The retentive features mainly include biologic considerations. These affect the health of the oral tissues, which include avoidance of overcontouring, conservation of tooth structure, and harmonious occlusion. And mechanical considerations affect the durability and integrity of the restoration.15 It can be divided in to the following three categories: (1) providing retention form: it is the ability of the tooth preparation to resist the removal of the crown restoration along its path of insertion. (2) Providing resistance form: it is the ability of the preparation to resist the dislodgment of the restoration by forces directed obliquely or horizontally to the restoration. (3) Preventing deformation of the restoration: a restoration must have sufficient strength to prevent permanent deformation during function, so the restoration must have structural durability and marginal integrity.16
If the crown height is very less, then some of the measures can be taken to improve the retention such as placement of foundation restorations, alteration of tooth preparation design and placement of auxiliary retention and resistance form features, endodontic treatment and overlay removable partial dentures, orthodontic eruption, and surgical crown lengthening.17 The vestibular observation point shows a correctly tapered preparation to avoid undercuts.
In the present study, about 49% of the interns along with 31% of the students achieved the recommended TOC angle (10° to 20°) for the respective MD surface by sight method, while 28% of the interns and 33% of the students obtained it by ruler method. These results are in contrast with Ow et al.18 who found 38% of their students preparing tapers greater than 20°. Our finding is also in contrast with Rafeek et al.19 who have achieved 62% (MD) and 36% (BL) taper. Also El-Mubarak et al.20 showed 100% of their samples out of the ideal range (they prepared their first clinical case), and this could be due to the minimal preclinical experience of the students because of either lack of proper teaching aids or supporting staff, which had negative impact on the performance of the students.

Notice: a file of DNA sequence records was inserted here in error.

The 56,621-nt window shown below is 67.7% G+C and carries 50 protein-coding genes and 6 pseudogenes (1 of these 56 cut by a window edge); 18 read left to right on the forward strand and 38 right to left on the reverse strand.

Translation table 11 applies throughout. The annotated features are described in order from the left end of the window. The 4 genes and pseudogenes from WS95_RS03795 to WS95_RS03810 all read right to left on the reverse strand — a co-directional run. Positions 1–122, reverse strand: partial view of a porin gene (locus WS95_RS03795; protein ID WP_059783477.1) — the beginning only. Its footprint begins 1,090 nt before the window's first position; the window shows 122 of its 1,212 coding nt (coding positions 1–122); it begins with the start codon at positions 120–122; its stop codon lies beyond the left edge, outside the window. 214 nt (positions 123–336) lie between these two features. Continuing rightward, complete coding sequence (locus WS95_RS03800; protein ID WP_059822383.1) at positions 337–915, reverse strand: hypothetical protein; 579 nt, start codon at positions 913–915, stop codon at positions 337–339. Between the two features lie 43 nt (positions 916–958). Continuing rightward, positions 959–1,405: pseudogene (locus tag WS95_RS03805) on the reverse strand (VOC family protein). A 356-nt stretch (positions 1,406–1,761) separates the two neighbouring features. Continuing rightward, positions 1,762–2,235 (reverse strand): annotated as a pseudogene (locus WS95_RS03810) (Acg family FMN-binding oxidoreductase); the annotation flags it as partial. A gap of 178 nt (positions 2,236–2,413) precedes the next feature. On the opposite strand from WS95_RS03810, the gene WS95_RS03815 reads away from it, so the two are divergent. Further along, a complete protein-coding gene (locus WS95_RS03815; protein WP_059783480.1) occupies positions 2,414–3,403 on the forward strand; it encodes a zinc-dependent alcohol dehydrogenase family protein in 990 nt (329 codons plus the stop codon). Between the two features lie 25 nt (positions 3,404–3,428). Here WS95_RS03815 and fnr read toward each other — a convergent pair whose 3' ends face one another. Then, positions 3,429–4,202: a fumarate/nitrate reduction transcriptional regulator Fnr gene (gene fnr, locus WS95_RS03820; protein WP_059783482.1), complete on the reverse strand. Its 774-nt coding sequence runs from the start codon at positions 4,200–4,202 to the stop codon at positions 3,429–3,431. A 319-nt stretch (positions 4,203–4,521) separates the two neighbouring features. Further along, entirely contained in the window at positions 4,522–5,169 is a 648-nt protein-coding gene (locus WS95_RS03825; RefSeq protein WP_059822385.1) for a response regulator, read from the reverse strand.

Overall there was a marginally significant difference between ruler and sight guessing in their outcome comparing to the digital snapshots.
It is recommended to do more training on how to assess TOC angle. When in doubt underestimation is recommended to achieve a better outcome because majority of the literature and lab studies recommended some features of the preparation design. For example, restricting the preparation to enamel is considered to be a critical factor for a favorable bonding strength, thus more durable outcome. In addition, more accurate ways are available to asses TOC, such as AutoCad digital software.
The limitation of this study include (1) no equal distribution of the sampled TOC; (2) no proper training on how to use the ruler (first time users); (3) participants’ availability and access to the digital software.
Within the limitation, the present study concluded that specialists’ observation was better in both ruler and sight guessing methods compared to the observations of dental students and interns. And further studies should be conducted with larger sample size to assess TOC.